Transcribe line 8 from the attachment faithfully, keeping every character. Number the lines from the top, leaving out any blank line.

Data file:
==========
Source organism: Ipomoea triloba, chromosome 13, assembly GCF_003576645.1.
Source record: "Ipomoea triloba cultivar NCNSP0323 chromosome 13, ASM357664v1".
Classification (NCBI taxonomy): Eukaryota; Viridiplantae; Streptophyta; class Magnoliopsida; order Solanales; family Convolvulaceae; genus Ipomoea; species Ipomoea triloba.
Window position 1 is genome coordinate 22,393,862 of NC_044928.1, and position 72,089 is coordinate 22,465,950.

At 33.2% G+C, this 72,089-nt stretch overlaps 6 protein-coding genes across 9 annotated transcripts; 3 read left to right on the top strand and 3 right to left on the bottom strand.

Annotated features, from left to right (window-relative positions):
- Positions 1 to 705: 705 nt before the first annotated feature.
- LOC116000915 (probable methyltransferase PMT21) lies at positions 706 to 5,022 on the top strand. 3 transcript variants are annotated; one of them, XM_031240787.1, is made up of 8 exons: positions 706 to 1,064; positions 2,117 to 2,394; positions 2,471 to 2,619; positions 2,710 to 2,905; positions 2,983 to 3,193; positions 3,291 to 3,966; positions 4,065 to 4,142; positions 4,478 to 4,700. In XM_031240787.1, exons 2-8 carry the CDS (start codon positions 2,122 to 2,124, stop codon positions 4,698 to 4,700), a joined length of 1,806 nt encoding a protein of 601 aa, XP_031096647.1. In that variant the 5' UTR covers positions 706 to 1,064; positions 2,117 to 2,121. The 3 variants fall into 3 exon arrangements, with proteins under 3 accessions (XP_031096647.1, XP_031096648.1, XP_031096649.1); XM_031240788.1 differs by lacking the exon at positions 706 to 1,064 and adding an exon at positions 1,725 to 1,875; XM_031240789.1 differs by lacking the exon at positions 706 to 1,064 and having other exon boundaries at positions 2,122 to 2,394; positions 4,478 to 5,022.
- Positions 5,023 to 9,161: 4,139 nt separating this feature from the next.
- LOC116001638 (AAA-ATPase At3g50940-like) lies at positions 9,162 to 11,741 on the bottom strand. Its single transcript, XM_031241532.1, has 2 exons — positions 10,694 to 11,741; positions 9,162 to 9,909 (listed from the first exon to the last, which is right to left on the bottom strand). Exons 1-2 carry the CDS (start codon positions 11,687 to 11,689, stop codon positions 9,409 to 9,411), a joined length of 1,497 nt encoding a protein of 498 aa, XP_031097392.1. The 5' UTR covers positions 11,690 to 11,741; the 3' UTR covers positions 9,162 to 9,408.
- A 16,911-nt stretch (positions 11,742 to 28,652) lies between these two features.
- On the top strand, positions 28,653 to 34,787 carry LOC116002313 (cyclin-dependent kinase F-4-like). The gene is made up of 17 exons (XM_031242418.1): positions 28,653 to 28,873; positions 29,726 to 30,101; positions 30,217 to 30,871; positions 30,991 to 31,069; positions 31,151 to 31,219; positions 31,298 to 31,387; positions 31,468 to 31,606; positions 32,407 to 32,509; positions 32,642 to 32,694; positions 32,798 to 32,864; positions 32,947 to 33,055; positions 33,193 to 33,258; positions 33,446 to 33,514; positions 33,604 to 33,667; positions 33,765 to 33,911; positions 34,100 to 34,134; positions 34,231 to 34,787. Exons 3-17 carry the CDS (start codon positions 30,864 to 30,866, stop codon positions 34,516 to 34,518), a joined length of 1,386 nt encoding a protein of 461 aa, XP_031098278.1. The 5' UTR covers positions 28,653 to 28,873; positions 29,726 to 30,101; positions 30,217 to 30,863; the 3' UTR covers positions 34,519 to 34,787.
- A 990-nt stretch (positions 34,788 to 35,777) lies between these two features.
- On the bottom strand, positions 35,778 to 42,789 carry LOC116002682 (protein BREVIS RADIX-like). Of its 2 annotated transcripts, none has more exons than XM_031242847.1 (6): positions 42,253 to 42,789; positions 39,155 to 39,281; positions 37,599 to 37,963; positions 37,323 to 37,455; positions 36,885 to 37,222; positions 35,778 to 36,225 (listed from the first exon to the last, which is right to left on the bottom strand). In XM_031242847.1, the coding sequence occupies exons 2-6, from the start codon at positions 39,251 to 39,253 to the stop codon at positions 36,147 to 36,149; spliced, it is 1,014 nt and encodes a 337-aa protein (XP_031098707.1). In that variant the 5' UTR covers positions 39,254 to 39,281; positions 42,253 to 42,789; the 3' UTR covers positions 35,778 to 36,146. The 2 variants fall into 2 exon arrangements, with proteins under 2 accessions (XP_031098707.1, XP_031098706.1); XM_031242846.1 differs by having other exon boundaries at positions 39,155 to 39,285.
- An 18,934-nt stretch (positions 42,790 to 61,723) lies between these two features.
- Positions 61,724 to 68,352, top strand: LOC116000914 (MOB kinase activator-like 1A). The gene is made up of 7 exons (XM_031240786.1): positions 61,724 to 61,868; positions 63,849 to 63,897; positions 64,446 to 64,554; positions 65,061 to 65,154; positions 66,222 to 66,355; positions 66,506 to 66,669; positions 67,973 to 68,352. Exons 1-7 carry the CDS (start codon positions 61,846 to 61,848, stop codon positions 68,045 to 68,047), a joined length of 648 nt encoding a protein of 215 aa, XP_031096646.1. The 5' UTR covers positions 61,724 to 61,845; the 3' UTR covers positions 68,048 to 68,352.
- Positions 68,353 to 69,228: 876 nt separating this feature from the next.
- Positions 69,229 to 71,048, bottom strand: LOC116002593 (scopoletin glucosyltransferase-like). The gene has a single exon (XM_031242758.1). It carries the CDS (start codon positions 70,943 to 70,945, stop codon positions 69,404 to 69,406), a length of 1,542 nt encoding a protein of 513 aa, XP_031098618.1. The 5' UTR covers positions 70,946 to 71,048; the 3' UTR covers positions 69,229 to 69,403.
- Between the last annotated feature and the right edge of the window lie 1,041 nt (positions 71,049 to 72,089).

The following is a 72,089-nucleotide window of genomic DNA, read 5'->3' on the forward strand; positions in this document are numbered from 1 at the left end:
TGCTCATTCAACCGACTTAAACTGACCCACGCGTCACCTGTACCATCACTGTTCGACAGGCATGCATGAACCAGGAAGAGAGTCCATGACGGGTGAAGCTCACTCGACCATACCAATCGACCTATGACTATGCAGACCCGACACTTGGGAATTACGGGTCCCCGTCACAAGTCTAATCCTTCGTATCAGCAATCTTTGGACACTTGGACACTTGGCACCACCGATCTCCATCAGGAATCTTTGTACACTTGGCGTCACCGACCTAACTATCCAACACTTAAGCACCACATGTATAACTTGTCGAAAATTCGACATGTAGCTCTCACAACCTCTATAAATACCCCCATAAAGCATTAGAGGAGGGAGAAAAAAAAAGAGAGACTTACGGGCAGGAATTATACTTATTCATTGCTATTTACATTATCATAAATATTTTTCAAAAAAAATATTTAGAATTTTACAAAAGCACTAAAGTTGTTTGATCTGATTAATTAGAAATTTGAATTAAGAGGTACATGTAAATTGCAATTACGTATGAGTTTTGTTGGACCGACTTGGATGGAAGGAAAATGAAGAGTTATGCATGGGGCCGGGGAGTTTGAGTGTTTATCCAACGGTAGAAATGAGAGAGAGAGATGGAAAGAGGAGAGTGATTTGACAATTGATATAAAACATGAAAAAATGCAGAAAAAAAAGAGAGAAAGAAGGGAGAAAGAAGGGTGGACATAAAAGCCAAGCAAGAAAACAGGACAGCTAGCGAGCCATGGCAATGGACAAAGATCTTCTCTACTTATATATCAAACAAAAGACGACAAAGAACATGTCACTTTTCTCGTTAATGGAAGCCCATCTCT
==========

- LOC116000915 (probable methyltransferase PMT21) lies at positions 706 to 5,022 on the top strand. 3 transcript variants are annotated; one of them, XM_031240787.1, is made up of 8 exons: positions 706 to 1,064; positions 2,117 to 2,394; positions 2,471 to 2,619; positions 2,710 to 2,905; positions 2,983 to 3,193; positions 3,291 to 3,966; positions 4,065 to 4,142; positions 4,478 to 4,700. In XM_031240787.1, exons 2-8 carry the CDS (start codon positions 2,122 to 2,124, stop codon positions 4,698 to 4,700), a joined length of 1,806 nt encoding a protein of 601 aa, XP_031096647.1. In that variant the 5' UTR covers positions 706 to 1,064; positions 2,117 to 2,121. The 3 variants fall into 3 exon arrangements, with proteins under 3 accessions (XP_031096647.1, XP_031096648.1, XP_031096649.1); XM_031240788.1 differs by lacking the exon at positions 706 to 1,064 and adding an exon at positions 1,725 to 1,875; XM_031240789.1 differs by lacking the exon at positions 706 to 1,064 and having other exon boundaries at positions 2,122 to 2,394; positions 4,478 to 5,022.